I recently took a trip with two of my very best friends to Ireland. We have known each other for several decades, before husbands, children, back when our dreams were fresh and we were determining our next steps. At midlife, we took time to be together, to reflect on how we want to live the remainder of our years, where we are called to serve. We prayed for each other, we talked about soul things, and we were quiet together, absorbed in a journey we all very much needed.
At the end of the week, I came back home with joy to my husband and children, reminded of the adventurous woman my husband was attracted to. While he engages in parenting and making educational decisions with me for our children, he loves to get me away from it all and talk about other things. I find this is true for all the moms I know, homeschooling and otherwise. My husband married me, not a homeschooling mother, and he needs to talk with me about things other than kids, curriculum, and school schedules.
If you are like me, this stage of your life is defined by your roles as wife, mother, home-educating parent. If you find yourself in a crowd of new people and are asked, “What do you do?” you answer in terms of what is consuming your time right now. That is a natural response. But don’t buy the lie.
You are more than what you do.
If all goes well and you live a full life, you will not always be a homeschooling mom. You might be a parent, but your responsibilities to your children will wane. When asked to define yourself at this stage, will you have anything of “you” left?
A few years ago, I was at a homeschooling event and overheard a conversation between an older homeschooling mom, about to graduate her last of many children, and a younger mom, newer to the journey. The younger mom congratulated the other mom on being about done with this stage. Surprisingly, she responded with near despair, remarking that she hoped some of her older children would let her homeschool her grandchildren.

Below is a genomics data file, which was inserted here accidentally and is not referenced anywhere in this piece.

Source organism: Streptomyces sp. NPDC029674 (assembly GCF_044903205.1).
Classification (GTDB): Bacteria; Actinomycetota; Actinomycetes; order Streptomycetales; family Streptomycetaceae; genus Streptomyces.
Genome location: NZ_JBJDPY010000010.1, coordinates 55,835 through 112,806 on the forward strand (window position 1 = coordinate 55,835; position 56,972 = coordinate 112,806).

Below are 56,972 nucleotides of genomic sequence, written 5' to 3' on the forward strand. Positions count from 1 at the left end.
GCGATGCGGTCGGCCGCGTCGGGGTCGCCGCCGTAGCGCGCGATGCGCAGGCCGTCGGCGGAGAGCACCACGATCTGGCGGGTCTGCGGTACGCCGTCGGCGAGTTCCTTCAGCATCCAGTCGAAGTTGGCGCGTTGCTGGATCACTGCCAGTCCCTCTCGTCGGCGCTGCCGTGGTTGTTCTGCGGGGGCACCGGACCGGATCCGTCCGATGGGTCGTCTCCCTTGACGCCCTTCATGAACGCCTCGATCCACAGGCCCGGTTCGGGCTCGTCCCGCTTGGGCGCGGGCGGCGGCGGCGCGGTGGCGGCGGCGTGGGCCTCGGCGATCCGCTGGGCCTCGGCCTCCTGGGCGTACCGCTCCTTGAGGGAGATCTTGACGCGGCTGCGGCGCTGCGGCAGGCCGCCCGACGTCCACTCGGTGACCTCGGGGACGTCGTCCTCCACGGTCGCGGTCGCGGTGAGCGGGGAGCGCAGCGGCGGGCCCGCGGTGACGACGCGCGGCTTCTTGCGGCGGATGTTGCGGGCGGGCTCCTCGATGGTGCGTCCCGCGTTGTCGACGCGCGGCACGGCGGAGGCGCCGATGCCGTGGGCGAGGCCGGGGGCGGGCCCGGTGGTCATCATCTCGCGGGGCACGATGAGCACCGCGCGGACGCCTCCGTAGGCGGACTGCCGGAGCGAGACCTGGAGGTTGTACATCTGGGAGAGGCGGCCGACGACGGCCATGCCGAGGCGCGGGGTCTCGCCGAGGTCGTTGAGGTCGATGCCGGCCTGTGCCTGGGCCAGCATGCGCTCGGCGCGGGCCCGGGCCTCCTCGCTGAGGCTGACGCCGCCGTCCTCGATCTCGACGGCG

At the time I was feeling guilty about my part-time job and the several hours a day it took me away from giving my full-attention to my children. It felt selfish at times, but this conversation was a turning point. Along with friends and hobbies, working, even a little bit, is one thing that helps me retain my identity as a woman made in the image of God, with unique interests and a soul that will continue to develop and be of value long after my children have flown the nest.
Paid-work may not be part of what keeps you grounded. It could be volunteering, developing hobbies, and remaining vitally connected to the female friends who know you and will help you be true to your real self.
When we engage our true selves in things that matter to us, we also lead the way for our children to do the same. We help them consider their gifts, what they love, and who they want to be. We allow them to be individuals as we show them that we are more than their mom and teacher.
In our narcissistic culture that tells us to put ourselves first, it is often hard to walk the fine line of taking care of ourselves without falling prey to self-worship. Discovering that balance is vital to the health of our families and our future selves. We worship our Maker when we keep in mind our whole mission, and prepare ourselves to live lives of service, beyond this one consuming phase we are in right now.
So don’t neglect the inner you. Nurture old friends while being available for new friendships. Find people on different journeys: retirees, young adults, women that don’t homeschool. Develop interests that feed your spirit and keep you interesting. And someday, if you have a chance to meet up with friends from far away in Ireland, GO!
Photo Credit: First image design by Charity Klicka; all other images by Rachelle Reitz.